James Bond books scrubbed by ‘sensitivity experts’ ahead of 70th anniversary
It’s a move that might leave some fans shaken.
Ian Fleming’s James Bond books have been rewritten with modern audiences in mind, with so-called sensitivity experts removing a number of racial references ahead of 007’s 70th anniversary this spring, The Sunday Telegraph reported.
The changes come as books by Roald Dahl have also been scrubbed of potentially offensive language, including “fat” or “ugly” characters — and tweaked so as to make the Oompa Loompas of “Charlie and the Chocolate Factory” gender-neutral.
All of Fleming’s thrillers — from “Casino Royale” to “Octopussy” — will be re-released this spring after Ian Fleming Publications, the company that owns the literary rights to Fleming’s work, commissioned a review by “sensitivity readers.”
The new versions of the classic novels will include a disclaimer that reads: “This book was written at a time when terms and attitudes which might be considered offensive by modern readers were commonplace.”
It adds: “A number of updates have been made in this edition, while keeping as close as possible to the original text and the period in which it is set.”
In some cases racial descriptors have been completely scrubbed from the text.
In the novel, “Dr. No” (1958), criminals escaping from Bond become “gangsters” and the race of a doctor and immigration officer now go unmentioned. The ethnicity of a barman in “Thunderball” (1961) is also omitted, as is the race of a butler in “Quantum of Solace” (1959).
The n-word, which Fleming used to refer to black people in books he wrote during the 1950s and 60s, has been almost entirely removed from the new editions.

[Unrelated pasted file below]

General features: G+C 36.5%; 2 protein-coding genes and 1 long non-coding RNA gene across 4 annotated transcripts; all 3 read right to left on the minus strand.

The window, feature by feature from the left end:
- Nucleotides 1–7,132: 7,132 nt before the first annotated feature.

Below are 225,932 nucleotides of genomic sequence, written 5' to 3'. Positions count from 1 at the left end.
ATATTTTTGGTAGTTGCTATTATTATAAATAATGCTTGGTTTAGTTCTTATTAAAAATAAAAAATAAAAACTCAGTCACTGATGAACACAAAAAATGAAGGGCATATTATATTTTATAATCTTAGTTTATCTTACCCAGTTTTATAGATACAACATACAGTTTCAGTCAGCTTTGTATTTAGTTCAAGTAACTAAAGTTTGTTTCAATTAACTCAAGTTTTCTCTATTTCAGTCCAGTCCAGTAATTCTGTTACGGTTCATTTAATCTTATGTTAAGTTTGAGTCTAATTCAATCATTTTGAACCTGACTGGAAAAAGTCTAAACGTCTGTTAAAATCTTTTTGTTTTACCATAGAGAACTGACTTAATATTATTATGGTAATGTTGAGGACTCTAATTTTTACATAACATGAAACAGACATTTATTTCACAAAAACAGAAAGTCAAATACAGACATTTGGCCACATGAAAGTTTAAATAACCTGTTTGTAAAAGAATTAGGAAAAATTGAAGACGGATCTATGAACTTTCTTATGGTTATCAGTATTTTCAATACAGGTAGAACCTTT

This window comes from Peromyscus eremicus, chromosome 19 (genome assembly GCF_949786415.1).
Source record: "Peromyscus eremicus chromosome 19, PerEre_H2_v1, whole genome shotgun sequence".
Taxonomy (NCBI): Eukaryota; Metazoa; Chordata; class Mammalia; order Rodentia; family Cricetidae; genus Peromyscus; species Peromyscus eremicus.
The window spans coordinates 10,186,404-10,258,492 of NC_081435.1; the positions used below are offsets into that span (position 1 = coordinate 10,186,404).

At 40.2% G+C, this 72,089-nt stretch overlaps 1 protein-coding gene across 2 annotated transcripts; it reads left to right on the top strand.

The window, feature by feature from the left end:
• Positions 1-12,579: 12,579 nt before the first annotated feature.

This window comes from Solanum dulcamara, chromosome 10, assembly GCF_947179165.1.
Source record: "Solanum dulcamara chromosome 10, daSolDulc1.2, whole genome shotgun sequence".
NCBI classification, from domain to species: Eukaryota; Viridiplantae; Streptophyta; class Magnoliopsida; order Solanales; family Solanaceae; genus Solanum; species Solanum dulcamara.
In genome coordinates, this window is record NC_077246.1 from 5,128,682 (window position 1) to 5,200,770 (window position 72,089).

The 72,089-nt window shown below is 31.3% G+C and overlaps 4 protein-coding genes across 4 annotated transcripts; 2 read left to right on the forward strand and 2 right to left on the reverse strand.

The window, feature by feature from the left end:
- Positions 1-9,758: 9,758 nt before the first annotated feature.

Revisions to the Bond books depend on the market. In America, edits include toned down sex scenes and modified racial references in “Live and Let Die.”
While some depictions of black people have been reworked, other antiquated references remain. For instance, the racial terms Bond uses to refer to Asian people and his unfavorable views of the Korean character Oddjob will stay, as will his remarks about the “sweet tang of rape” and homosexuality being a “stubborn disability,” according to the Telegraph.
Ian Fleming Publications said: “We reviewed the text of the original Bond books and decided our best course of action was to follow Ian’s lead. We have made changes to Live and Let Die that he himself authorized.
“Following Ian’s approach, we looked at the instances of several racial terms across the books and removed a number of individual words or else swapped them for terms that are more accepted today but in keeping with the period in which the books were written.
“We encourage people to read the books for themselves when the new paperbacks are published.”
The new volumes are expected to be published in April.